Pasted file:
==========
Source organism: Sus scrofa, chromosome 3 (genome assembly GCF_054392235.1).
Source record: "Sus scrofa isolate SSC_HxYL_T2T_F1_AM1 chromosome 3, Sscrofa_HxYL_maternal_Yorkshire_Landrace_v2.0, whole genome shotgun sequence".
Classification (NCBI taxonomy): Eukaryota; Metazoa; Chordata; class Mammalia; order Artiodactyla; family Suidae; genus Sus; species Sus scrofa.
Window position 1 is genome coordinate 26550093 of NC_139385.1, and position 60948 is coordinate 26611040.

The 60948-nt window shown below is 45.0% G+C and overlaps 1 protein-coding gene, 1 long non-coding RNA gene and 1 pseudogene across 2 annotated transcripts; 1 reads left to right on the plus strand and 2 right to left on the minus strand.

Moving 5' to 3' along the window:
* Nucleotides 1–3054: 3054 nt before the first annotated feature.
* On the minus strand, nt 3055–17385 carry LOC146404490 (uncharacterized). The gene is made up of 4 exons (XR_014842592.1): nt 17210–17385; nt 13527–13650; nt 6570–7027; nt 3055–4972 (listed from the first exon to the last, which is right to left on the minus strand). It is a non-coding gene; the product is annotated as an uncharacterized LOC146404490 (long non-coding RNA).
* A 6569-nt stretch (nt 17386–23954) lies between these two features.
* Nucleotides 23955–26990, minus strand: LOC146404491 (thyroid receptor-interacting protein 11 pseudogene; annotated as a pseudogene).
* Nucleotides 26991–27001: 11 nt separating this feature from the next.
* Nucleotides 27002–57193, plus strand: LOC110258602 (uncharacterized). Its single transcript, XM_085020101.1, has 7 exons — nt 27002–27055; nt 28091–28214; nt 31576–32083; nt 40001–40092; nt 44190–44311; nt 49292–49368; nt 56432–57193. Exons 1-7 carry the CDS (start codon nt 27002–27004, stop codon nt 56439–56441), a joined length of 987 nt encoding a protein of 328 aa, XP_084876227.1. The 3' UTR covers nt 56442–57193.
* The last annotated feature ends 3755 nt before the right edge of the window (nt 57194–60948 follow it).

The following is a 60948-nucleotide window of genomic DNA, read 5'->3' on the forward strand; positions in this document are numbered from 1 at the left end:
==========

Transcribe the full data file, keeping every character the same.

Source organism: Sus scrofa, chromosome 3 (genome assembly GCF_054392235.1).
Source record: "Sus scrofa isolate SSC_HxYL_T2T_F1_AM1 chromosome 3, Sscrofa_HxYL_maternal_Yorkshire_Landrace_v2.0, whole genome shotgun sequence".
Classification (NCBI taxonomy): Eukaryota; Metazoa; Chordata; class Mammalia; order Artiodactyla; family Suidae; genus Sus; species Sus scrofa.
Window position 1 is genome coordinate 26550093 of NC_139385.1, and position 60948 is coordinate 26611040.

The 60948-nt window shown below is 45.0% G+C and overlaps 1 protein-coding gene, 1 long non-coding RNA gene and 1 pseudogene across 2 annotated transcripts; 1 reads left to right on the plus strand and 2 right to left on the minus strand.

Moving 5' to 3' along the window:
* Nucleotides 1–3054: 3054 nt before the first annotated feature.
* On the minus strand, nt 3055–17385 carry LOC146404490 (uncharacterized). The gene is made up of 4 exons (XR_014842592.1): nt 17210–17385; nt 13527–13650; nt 6570–7027; nt 3055–4972 (listed from the first exon to the last, which is right to left on the minus strand). It is a non-coding gene; the product is annotated as an uncharacterized LOC146404490 (long non-coding RNA).
* A 6569-nt stretch (nt 17386–23954) lies between these two features.
* Nucleotides 23955–26990, minus strand: LOC146404491 (thyroid receptor-interacting protein 11 pseudogene; annotated as a pseudogene).
* Nucleotides 26991–27001: 11 nt separating this feature from the next.
* Nucleotides 27002–57193, plus strand: LOC110258602 (uncharacterized). Its single transcript, XM_085020101.1, has 7 exons — nt 27002–27055; nt 28091–28214; nt 31576–32083; nt 40001–40092; nt 44190–44311; nt 49292–49368; nt 56432–57193. Exons 1-7 carry the CDS (start codon nt 27002–27004, stop codon nt 56439–56441), a joined length of 987 nt encoding a protein of 328 aa, XP_084876227.1. The 3' UTR covers nt 56442–57193.
* The last annotated feature ends 3755 nt before the right edge of the window (nt 57194–60948 follow it).

The following is a 60948-nucleotide window of genomic DNA, read 5'->3' on the forward strand; positions in this document are numbered from 1 at the left end: